The base of 736 is vintage 2008 and it has stayed a course of power with elegance. Aromas of lemon citrus, oyster shell, dried lemon and biscuity spices lead to a palate with contained, powerful citrus and pastry flavors. Dry and long. Drink now.
94 points, James Suckling (October 2017)
Jacquesson’s Cuvée No. 736 Dégorgement Tardif is soft, open-knit and inviting, with the extra degree of depth that develops with added time on the lees. Orange peel, pastry, lemon confit, hazelnut and chamomile overtones give the 736 DT its signature flavor profile. The 736 is based on the 2008 vintage. Extended time on the lees has softened the wine a bit. I prefer the orignal release here. Disgorged November 2017. Dosage is 2.5 grams per liter.
92 points, Antonio Galloni (July 2018)
The NV Cuvée No. 736 Dégorgement Tardif Extra-Brut is based on the 2008 vintage and was disgorged in November 2016, after spending 88 months on the second lees. The intensely yellow colored wine offers a rich, intense and complex bouquet. The palate is pure, fresh and lean, reflecting the cooler vintage and the minerality of the terroirs in Aÿ, Dizy, Hautvillers, Avize and Oiry. This is still a steely-mineral expression of the great tension and purity of the vintage. This should age very well, and the complexity and concentration of the finish is really promising. I'd keep it for another couple of years. Tasted April 2018.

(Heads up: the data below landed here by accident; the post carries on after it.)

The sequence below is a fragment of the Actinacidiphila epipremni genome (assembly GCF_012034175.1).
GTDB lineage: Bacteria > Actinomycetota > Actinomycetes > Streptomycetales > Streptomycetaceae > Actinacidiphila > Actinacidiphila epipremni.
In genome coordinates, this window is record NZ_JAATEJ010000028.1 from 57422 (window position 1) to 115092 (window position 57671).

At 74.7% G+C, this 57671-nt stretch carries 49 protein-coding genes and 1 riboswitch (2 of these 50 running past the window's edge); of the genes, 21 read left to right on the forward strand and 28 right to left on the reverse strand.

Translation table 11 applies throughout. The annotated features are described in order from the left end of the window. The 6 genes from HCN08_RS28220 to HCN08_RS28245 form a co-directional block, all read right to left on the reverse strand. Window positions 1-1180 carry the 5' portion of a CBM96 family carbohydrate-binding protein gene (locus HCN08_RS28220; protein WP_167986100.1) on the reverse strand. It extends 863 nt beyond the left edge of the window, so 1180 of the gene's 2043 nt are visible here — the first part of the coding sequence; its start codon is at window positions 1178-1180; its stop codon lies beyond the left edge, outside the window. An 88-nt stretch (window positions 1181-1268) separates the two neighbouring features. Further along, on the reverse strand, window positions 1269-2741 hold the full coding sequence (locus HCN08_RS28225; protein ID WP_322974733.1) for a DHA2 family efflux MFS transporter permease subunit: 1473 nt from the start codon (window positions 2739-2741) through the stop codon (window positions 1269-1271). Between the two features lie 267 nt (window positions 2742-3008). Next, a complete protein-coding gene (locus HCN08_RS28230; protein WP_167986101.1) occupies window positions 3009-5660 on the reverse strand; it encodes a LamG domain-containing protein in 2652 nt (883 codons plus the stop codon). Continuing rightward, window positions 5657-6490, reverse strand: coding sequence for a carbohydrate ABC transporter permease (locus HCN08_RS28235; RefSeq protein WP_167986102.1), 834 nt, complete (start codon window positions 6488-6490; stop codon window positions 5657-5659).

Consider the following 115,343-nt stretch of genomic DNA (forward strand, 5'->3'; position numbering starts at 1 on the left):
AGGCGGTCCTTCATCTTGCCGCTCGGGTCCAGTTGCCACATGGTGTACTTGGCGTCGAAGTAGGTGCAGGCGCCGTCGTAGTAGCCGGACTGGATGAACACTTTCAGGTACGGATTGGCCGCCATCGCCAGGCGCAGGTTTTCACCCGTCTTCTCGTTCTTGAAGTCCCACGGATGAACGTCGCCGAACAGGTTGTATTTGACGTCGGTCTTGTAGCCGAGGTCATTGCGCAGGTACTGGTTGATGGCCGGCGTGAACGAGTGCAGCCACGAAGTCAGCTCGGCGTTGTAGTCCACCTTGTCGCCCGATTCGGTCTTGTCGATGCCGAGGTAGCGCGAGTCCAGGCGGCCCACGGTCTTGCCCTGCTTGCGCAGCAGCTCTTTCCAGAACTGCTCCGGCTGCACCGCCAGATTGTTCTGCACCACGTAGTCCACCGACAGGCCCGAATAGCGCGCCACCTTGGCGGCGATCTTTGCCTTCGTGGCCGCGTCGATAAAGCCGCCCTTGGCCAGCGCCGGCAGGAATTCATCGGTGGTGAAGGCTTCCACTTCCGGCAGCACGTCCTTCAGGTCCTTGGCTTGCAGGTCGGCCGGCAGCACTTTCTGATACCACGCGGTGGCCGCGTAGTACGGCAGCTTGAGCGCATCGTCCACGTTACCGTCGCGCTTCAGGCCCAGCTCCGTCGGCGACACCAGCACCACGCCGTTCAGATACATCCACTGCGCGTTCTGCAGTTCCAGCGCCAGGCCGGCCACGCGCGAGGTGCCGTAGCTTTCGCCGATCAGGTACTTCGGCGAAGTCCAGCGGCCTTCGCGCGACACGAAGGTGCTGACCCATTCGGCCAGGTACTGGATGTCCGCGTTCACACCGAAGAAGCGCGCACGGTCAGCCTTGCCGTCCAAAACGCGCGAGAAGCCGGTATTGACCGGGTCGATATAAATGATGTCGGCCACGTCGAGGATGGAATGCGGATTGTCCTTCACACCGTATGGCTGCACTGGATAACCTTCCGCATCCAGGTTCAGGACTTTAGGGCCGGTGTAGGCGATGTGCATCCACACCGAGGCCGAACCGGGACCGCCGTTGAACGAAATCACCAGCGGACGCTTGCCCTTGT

93 points, Stephen Reinhardt (June 2018)
Located 150 km east of Paris, Champagne is the French wine region renowned for producing the finest, most rich and complex sparkling wines in the world. The elegance, longevity and racy acidity of these wines are attributed to the influence of the chalky soils of the region and the cool, marginal continental climate. The region spans an area of 35,000 ha and has 4 main growing areas, each favouring one of the three noble Champagne varieties; Pinot Noir, Chardonnay and Pinot Meunier. Champagne has a vineyard quality hierarchy based on the soils, aspect and overall quality of the grapes. Like Burgundy, these quality designations are allocated to the vineyards of the village. Of the 319 villages of Champagne, 17 have Grand Cru status and 44 villages are designated Premier Cru. All Champagne is produced by Traditional Method. The vast majority of Champagne is a blend of the three varieties and may also be a blend of several vintages producing the popular Non Vintage (NV) house styles. Top quality blends from exceptional years are sold as Vintage (Millésime) Champagne.